Watch the interview with Court Lorenzini, co-founder and former CEO of DocuSign, and LP in 15 funds with over 60 additional investments in early-stage companies across the world.
On How VCs Can Add Value
As a founder, the thing that made the most impact on me was when the VCs were willing to lean in more frequently and with more direct help than strictly attending board meetings. This is to the degree they offered their time, resources, and personnel in critical moments when I needed them. Whether that would be help in recruiting, access to somebody to help build out a new financial model, or ideate brand development, a product roadmap modeling …etc.
Be there for companies when times get tough. Most companies are statistically not going to make it or going to scuffle, struggle and have all sorts of weird development trajectories. It counts a lot when you are there in those moments as a supporter.
You’re trying to sell yourself in a competitive landscape. Talk to people that have had that experience with you. Give founders those referrals and let them hear how you’ve made a difference in those other companies. That’s a huge deal.
On Advice to New Managers
You need to balance and spend an adequate and appropriate amount of time with each investment to nurture them in a proactive way. Not over nurturing and stifling them or, under allocating your time to them so that you’re meeting them on a quarterly basis only at the board meetings.
The size of the fund and ticket sizes are important. If you’re going to raise a $10 million fund and you want to put $250k to $500k in the first ticket, I expect you’re not going invest in more than 20 companies. If you think you’re going to invest in 50 companies I probably have a problem because that’s just spreading yourself too thin.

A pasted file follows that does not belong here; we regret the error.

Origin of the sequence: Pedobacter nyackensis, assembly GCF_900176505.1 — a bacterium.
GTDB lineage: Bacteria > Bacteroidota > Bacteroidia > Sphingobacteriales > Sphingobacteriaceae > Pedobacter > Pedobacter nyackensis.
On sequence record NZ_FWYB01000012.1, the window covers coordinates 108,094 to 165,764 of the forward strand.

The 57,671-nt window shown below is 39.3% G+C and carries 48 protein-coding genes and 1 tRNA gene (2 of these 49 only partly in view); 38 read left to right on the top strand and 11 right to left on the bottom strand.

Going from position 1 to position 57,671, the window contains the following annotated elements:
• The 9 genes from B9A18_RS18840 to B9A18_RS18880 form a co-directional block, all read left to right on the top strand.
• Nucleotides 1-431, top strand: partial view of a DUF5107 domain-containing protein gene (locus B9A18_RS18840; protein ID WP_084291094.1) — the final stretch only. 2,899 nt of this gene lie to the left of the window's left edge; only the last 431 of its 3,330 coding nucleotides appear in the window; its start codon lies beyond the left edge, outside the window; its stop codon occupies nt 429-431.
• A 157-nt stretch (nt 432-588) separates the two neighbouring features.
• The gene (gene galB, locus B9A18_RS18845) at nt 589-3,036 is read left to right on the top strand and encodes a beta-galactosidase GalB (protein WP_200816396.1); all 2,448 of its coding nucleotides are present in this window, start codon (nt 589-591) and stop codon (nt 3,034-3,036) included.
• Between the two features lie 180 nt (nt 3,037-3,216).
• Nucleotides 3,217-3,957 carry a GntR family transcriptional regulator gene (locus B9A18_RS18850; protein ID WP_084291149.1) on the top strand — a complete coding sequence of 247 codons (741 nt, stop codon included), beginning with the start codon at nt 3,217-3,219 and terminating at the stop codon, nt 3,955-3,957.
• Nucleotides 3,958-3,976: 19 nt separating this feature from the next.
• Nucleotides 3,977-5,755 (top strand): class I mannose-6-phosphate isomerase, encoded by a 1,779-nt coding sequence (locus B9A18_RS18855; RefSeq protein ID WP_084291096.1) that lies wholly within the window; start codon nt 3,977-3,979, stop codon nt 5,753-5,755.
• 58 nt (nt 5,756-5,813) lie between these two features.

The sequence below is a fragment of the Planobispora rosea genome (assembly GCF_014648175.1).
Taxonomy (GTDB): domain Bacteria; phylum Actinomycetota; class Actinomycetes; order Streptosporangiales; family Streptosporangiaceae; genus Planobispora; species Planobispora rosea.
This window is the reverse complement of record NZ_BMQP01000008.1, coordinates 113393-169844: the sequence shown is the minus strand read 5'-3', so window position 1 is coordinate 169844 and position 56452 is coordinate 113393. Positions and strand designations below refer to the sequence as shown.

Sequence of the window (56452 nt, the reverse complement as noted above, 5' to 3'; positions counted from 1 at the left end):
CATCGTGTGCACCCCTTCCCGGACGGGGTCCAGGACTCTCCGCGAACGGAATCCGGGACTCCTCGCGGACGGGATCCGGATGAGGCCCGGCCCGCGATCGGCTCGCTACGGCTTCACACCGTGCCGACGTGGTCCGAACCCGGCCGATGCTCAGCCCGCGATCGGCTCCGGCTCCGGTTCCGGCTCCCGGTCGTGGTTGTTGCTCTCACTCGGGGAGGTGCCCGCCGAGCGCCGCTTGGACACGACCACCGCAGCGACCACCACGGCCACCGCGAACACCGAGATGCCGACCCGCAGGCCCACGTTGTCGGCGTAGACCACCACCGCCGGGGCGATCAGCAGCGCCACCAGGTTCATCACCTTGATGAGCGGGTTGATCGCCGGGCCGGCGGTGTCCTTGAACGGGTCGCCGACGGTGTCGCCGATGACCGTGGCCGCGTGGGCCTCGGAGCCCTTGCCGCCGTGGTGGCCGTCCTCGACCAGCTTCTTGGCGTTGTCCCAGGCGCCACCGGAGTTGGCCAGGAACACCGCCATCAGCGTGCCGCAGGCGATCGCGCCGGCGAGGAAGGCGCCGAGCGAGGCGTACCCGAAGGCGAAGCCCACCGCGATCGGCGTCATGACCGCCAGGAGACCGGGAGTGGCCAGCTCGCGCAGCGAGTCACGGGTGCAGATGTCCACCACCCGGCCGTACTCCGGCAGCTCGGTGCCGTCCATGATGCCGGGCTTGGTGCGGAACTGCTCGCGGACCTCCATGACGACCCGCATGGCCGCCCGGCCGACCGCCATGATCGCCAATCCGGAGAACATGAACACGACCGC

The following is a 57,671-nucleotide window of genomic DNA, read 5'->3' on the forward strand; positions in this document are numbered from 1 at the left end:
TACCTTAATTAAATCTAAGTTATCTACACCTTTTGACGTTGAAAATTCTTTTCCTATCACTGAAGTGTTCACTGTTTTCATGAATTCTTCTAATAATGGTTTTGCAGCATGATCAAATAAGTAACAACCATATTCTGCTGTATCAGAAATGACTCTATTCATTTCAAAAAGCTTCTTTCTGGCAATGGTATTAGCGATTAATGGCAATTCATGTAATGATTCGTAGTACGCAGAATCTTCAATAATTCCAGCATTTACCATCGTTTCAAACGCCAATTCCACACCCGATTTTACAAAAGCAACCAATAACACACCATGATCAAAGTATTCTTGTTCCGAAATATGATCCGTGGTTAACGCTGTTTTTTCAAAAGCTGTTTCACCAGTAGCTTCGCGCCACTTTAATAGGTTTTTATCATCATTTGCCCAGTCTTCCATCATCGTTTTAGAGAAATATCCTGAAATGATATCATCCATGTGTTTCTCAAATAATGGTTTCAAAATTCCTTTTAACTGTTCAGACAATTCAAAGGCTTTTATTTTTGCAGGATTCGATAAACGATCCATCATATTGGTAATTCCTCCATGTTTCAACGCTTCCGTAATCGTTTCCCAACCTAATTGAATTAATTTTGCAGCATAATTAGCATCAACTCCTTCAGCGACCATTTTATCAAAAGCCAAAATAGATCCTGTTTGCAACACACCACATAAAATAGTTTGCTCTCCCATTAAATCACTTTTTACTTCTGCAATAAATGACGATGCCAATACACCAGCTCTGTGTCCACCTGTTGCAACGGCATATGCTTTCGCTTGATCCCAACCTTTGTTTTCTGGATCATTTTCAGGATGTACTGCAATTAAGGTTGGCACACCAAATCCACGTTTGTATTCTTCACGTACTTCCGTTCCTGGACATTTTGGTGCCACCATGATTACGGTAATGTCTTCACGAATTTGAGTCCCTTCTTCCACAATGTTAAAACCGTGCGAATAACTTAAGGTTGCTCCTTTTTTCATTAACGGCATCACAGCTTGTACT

The size of the fund and the partnership team size relative to that is also very important. I like to see more than one partner and also I like having at least one ex-founder in the partnership. I think this brings an absolutely essential view to governing and managing companies in their lifecycles.
On How LPs Pick Fund Managers
I’ve backed quite a number of new fund managers. New managers are out there just sorting through the piles of opportunities that exist. And they’re all are looking for a way to demonstrate that they’re good pickers. Statistically speaking you’re not going to win on all or even most of your picks and that’s okay.
The real thing that I look for is their history in picking people and judging how to build good teams. If you can demonstrate to me that you have the ability to find, recruit, hire, train, develop and allow groups to succeed at a significant level, that is a great sign.
This is because you can take a great company and run it into the ground with mediocre people and a great idea. But if you have a mediocre idea and you put great people around it you’re more likely to succeed. So I’m first and foremost looking at that as a judgment and frankly, I think that’s a pretty decent pattern to match.
On Fund Operations and Reporting
As an LP I just want the information available for me to consume. For example, one of the best fund managers in my portfolio has a semi quarterly status letter that gives me an overview of the operations of the fund with concise updates such as what they are excited about and what they are looking at. They have information on the portfolio companies, which allows me to dive deeper into individual performances.
The fact that they are taking the time to keep me informed of their progress, with documentation, gives me a lot of confidence. I don’t know that necessarily denotes a better manager, but it definitely gives me as an LP more confidence in their ability to organize their thinking, their communication, strategy, and keep their LPs involved. This, by the way, is one of the funds that has come back for more money, and I have put a lot more money in.
On Big Competitors
First of all, you’re competing for different deals. You’re competing with the other folks who are also $10-$20 million funds and are writing similar-sized checks to you, or maybe slightly bigger than you. But the bigger the fund, the more money they have to put to work in each deal. It doesn’t make sense for an Andreessen Horowitz to invest $100,000 in anything.
They can’t make the numbers work. They don’t have enough partners, time or energy to go around to compete with you at that size. So make sure you know who your competitors are as those people, probably won’t show up in the deals you will be involved in.